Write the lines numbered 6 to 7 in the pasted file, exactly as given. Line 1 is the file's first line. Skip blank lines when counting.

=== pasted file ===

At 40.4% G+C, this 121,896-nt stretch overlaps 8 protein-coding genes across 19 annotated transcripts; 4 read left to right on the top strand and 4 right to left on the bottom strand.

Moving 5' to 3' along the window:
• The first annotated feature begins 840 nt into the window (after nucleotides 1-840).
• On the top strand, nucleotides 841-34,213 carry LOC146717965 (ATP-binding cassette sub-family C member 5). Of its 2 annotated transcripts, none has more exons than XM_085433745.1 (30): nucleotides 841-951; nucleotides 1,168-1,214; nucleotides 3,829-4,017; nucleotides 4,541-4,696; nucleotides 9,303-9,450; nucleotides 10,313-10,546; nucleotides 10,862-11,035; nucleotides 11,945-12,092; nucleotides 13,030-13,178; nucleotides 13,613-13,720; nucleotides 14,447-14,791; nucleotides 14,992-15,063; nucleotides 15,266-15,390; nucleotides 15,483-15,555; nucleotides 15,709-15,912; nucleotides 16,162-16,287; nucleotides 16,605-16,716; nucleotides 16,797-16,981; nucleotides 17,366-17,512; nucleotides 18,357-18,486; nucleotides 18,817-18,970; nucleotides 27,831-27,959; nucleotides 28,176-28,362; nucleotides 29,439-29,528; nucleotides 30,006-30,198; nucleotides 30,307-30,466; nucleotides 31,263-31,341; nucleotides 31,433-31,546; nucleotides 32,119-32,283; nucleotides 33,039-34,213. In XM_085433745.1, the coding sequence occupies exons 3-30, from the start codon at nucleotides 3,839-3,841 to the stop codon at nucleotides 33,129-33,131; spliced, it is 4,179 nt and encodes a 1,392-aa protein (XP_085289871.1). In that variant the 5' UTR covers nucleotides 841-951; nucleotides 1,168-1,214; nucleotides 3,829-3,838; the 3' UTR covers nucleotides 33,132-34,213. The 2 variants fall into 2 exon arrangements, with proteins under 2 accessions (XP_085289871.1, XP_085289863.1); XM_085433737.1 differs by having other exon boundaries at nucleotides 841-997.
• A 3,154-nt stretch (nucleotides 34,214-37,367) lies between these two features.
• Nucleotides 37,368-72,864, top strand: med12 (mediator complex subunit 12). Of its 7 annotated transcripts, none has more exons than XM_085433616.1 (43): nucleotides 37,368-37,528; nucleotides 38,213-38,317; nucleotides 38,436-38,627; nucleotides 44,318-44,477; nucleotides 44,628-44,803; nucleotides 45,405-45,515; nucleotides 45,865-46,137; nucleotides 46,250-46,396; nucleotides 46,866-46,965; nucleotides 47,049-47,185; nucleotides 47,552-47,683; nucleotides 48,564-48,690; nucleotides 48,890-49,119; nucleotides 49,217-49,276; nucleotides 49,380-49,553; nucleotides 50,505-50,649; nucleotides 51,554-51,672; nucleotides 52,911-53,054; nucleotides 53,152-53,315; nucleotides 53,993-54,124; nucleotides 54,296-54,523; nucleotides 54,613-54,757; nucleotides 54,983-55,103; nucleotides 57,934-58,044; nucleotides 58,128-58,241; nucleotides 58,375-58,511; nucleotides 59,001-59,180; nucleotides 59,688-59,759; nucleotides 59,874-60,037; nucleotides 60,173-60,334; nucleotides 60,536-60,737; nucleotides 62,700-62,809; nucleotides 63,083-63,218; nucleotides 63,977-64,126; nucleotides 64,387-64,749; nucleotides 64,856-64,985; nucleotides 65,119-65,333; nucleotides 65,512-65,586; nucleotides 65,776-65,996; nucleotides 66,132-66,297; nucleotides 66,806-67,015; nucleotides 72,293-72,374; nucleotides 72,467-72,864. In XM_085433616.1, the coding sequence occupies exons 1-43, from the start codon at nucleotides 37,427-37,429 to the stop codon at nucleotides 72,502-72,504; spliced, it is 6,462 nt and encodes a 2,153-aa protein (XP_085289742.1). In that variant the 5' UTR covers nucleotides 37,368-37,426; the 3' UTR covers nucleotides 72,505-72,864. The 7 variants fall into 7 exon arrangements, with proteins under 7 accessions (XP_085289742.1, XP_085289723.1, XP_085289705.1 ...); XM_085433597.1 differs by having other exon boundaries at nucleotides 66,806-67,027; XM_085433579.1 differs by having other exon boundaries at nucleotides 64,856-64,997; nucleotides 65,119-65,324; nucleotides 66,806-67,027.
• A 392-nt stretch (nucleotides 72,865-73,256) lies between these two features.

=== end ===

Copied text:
• Nucleotides 37,368-72,864, top strand: med12 (mediator complex subunit 12). Of its 7 annotated transcripts, none has more exons than XM_085433616.1 (43): nucleotides 37,368-37,528; nucleotides 38,213-38,317; nucleotides 38,436-38,627; nucleotides 44,318-44,477; nucleotides 44,628-44,803; nucleotides 45,405-45,515; nucleotides 45,865-46,137; nucleotides 46,250-46,396; nucleotides 46,866-46,965; nucleotides 47,049-47,185; nucleotides 47,552-47,683; nucleotides 48,564-48,690; nucleotides 48,890-49,119; nucleotides 49,217-49,276; nucleotides 49,380-49,553; nucleotides 50,505-50,649; nucleotides 51,554-51,672; nucleotides 52,911-53,054; nucleotides 53,152-53,315; nucleotides 53,993-54,124; nucleotides 54,296-54,523; nucleotides 54,613-54,757; nucleotides 54,983-55,103; nucleotides 57,934-58,044; nucleotides 58,128-58,241; nucleotides 58,375-58,511; nucleotides 59,001-59,180; nucleotides 59,688-59,759; nucleotides 59,874-60,037; nucleotides 60,173-60,334; nucleotides 60,536-60,737; nucleotides 62,700-62,809; nucleotides 63,083-63,218; nucleotides 63,977-64,126; nucleotides 64,387-64,749; nucleotides 64,856-64,985; nucleotides 65,119-65,333; nucleotides 65,512-65,586; nucleotides 65,776-65,996; nucleotides 66,132-66,297; nucleotides 66,806-67,015; nucleotides 72,293-72,374; nucleotides 72,467-72,864. In XM_085433616.1, the coding sequence occupies exons 1-43, from the start codon at nucleotides 37,427-37,429 to the stop codon at nucleotides 72,502-72,504; spliced, it is 6,462 nt and encodes a 2,153-aa protein (XP_085289742.1). In that variant the 5' UTR covers nucleotides 37,368-37,426; the 3' UTR covers nucleotides 72,505-72,864. The 7 variants fall into 7 exon arrangements, with proteins under 7 accessions (XP_085289742.1, XP_085289723.1, XP_085289705.1 ...); XM_085433597.1 differs by having other exon boundaries at nucleotides 66,806-67,027; XM_085433579.1 differs by having other exon boundaries at nucleotides 64,856-64,997; nucleotides 65,119-65,324; nucleotides 66,806-67,027.
• A 392-nt stretch (nucleotides 72,865-73,256) lies between these two features.